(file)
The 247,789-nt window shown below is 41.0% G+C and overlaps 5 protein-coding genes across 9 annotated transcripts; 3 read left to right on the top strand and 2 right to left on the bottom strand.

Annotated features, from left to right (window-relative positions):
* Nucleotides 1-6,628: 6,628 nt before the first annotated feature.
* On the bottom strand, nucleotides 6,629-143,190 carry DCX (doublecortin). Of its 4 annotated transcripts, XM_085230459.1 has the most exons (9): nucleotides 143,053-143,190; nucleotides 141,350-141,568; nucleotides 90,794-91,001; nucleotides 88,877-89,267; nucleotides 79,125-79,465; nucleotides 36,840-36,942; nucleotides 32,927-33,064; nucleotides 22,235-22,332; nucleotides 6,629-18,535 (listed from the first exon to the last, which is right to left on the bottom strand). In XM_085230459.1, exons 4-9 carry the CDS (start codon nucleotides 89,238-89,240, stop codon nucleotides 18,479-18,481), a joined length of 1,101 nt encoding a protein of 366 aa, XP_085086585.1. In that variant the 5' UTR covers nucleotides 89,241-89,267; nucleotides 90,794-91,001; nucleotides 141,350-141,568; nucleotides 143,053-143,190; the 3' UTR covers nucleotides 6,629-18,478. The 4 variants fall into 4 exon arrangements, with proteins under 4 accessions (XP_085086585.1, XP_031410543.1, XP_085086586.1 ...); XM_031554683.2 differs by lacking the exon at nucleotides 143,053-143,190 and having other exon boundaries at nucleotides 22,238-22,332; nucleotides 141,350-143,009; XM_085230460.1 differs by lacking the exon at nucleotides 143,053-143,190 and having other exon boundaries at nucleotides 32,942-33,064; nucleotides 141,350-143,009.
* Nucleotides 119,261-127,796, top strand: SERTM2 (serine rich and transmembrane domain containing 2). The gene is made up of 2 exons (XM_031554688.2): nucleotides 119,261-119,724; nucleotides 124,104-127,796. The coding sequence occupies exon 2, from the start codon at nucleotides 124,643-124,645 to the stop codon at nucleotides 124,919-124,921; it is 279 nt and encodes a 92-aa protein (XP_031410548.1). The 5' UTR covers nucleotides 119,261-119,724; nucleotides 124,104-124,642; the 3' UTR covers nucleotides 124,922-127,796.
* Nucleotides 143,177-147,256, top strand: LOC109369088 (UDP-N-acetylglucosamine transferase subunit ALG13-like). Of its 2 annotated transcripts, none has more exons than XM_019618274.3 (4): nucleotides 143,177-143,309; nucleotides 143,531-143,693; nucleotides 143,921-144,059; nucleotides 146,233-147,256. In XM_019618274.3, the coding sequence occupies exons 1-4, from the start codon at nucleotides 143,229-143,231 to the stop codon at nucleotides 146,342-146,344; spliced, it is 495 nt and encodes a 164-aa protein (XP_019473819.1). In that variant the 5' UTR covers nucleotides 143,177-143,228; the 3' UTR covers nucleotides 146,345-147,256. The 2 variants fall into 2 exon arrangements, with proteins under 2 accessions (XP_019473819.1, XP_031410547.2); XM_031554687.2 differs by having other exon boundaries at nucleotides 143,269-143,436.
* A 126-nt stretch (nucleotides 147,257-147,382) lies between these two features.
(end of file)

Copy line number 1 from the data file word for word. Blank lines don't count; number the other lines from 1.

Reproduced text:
The 247,789-nt window shown below is 41.0% G+C and overlaps 5 protein-coding genes across 9 annotated transcripts; 3 read left to right on the top strand and 2 right to left on the bottom strand.